Lansing Mayor Bernero joins protesters at Capitol, calls budget plans improper
Lansing Mayor Virg Bernero was at the Capitol Wednesday, joining thousands of union members and retirees to protest Governor Snyder’s budget proposal and promote collective bargaining rights for unions.
Bernero voiced concern over the fairness of Snyder’s proposed budget, saying it transfers much of the tax burden from businesses to individuals. He particularly voiced concern over the elimination of the earned income tax credit, which grants tax breaks to poor families.
”The shift of the burden away from business and toward individuals, in particular individuals at the low end of the economic scale, there’s a fundamental fairness problem with that,” Bernero said.
While some attended to protest the Emergency Financial Manager bill, Bernero said that his main concern as Lansing mayor is the budget. The Emergency Financial Manager Bill, which passed the legislature Tuesday, has garnered criticism from Democrats over the last several days. The bill, which is expected to be signed into law by Snyder, would grant financial managers the power to override local elected government and eliminate union contracts.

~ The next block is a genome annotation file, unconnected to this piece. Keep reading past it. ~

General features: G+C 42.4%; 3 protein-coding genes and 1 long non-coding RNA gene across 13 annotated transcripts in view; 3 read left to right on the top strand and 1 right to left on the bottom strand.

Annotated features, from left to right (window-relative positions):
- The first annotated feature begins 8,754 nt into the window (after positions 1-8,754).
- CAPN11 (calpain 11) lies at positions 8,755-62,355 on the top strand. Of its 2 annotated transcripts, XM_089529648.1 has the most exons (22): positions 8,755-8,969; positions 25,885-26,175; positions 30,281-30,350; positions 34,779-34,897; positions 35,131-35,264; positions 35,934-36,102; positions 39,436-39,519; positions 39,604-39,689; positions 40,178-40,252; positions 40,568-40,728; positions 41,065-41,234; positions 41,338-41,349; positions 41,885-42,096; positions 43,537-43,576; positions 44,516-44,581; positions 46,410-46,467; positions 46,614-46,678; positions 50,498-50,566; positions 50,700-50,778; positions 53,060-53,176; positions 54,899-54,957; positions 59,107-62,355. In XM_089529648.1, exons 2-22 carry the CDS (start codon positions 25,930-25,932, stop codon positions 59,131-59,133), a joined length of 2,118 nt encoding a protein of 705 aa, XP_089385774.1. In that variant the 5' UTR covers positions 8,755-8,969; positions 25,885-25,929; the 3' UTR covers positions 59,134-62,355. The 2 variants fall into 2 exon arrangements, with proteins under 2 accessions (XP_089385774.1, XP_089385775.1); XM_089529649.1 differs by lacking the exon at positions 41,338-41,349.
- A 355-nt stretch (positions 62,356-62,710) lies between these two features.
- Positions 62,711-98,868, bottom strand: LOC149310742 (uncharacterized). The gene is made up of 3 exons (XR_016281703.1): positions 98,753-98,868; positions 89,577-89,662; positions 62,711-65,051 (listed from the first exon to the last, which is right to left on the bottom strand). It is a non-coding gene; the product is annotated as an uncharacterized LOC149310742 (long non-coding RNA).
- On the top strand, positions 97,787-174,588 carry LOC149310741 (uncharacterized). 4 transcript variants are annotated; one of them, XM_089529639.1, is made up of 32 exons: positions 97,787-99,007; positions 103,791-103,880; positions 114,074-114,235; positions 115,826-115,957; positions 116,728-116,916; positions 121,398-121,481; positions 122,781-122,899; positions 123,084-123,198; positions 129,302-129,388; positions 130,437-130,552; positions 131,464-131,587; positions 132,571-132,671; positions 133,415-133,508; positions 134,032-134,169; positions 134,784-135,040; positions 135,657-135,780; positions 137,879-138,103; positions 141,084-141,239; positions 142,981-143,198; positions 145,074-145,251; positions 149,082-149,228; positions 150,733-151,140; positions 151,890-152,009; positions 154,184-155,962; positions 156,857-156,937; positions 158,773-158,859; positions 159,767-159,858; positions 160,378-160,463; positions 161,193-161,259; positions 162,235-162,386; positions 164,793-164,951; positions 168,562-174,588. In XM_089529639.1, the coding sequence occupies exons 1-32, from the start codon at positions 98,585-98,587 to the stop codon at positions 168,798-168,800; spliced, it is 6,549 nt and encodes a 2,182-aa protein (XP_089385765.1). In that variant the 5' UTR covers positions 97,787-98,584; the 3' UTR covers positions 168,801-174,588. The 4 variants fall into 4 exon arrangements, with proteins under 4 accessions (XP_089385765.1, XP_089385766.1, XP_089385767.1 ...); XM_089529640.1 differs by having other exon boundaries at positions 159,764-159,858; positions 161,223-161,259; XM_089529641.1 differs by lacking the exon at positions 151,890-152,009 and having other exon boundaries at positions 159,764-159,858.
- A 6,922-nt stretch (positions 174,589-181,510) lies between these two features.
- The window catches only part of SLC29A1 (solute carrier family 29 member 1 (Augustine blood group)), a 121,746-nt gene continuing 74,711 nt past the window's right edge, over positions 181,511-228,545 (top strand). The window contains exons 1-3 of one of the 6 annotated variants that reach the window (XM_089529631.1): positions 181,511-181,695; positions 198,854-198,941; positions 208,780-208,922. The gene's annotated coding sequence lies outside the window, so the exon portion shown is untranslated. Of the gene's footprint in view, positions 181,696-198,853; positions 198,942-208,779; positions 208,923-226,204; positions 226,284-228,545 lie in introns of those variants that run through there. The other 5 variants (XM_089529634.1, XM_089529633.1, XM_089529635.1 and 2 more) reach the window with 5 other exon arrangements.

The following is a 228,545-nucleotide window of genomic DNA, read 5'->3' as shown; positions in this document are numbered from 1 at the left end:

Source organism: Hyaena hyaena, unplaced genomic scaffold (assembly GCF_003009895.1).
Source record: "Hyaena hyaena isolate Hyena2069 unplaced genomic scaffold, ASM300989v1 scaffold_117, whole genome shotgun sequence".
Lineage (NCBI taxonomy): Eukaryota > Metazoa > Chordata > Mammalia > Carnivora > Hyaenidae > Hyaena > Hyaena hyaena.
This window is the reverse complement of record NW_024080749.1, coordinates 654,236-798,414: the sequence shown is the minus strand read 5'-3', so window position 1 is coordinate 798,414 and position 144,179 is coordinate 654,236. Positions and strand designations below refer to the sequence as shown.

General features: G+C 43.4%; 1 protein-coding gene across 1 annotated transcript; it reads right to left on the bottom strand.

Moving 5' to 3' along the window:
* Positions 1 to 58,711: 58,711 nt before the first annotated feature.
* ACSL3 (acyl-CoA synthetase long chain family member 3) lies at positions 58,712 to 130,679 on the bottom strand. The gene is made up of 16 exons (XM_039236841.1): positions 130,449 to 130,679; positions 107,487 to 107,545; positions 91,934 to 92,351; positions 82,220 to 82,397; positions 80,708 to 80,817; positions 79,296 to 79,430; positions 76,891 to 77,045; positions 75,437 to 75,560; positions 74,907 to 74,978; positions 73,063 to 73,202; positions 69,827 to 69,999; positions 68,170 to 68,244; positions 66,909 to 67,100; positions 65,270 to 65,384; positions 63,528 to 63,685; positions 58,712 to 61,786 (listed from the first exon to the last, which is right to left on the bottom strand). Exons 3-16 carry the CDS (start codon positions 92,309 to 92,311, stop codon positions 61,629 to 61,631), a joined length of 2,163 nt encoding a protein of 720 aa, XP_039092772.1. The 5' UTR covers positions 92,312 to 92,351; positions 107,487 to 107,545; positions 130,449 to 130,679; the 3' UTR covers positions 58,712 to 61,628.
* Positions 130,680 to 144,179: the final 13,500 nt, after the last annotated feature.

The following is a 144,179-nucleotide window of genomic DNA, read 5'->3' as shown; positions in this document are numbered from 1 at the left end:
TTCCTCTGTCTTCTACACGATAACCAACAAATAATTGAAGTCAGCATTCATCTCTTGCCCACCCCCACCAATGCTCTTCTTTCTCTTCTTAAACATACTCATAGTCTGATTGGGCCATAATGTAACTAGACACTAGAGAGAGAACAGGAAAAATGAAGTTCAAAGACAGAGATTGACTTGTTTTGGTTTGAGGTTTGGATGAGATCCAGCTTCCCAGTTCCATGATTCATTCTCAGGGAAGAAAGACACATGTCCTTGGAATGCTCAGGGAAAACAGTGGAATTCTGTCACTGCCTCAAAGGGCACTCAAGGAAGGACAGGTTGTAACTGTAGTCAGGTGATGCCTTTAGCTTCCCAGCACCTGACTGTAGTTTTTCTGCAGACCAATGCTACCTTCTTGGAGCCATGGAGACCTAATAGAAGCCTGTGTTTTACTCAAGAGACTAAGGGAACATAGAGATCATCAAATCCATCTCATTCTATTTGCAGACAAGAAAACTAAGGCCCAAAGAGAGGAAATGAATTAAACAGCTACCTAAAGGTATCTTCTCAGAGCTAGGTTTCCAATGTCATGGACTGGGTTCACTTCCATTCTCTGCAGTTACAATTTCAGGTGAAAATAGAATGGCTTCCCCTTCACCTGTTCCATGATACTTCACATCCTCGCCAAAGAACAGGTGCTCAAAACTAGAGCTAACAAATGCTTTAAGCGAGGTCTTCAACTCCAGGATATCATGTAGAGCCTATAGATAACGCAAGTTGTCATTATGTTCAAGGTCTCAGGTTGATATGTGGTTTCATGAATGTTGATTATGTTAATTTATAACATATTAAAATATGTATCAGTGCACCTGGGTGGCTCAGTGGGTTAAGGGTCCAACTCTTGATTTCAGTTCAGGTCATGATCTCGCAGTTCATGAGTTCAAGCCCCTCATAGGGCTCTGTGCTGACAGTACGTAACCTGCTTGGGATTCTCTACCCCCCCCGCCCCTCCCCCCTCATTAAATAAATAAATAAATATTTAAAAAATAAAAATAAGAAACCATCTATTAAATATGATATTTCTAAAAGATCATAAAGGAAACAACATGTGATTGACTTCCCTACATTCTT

“I sit as mayor of Lansing, so I don’t expect to be in financial crisis immediately,” Bernero said. “My more immediate concern is the concerns of the budget — the fairness issues of the budget and the economic incentives we rely on in cities to continue to get growth.”
Bernero stressed that Michigan’s growth as a whole relies on the state’s urban centers.
Bernero, the losing Democratic nominee in the 2010 gubernatorial election, said that Synder didn’t outline a detailed plan during the campaign.
“He played his cards very close to the vest,” Bernero said. “Now we’re beginning to see the elements of a plan.”
Bernero said that though he has been worried about Snyder’s policies since day one, he wants to focus on his constituents.
“I feel like I’m the last one that can complain, because I did run for governor,” Bernero said. “I’m mainly keeping my mayor’s hat on and asking the governor to help Lansing and all cities to succeed.”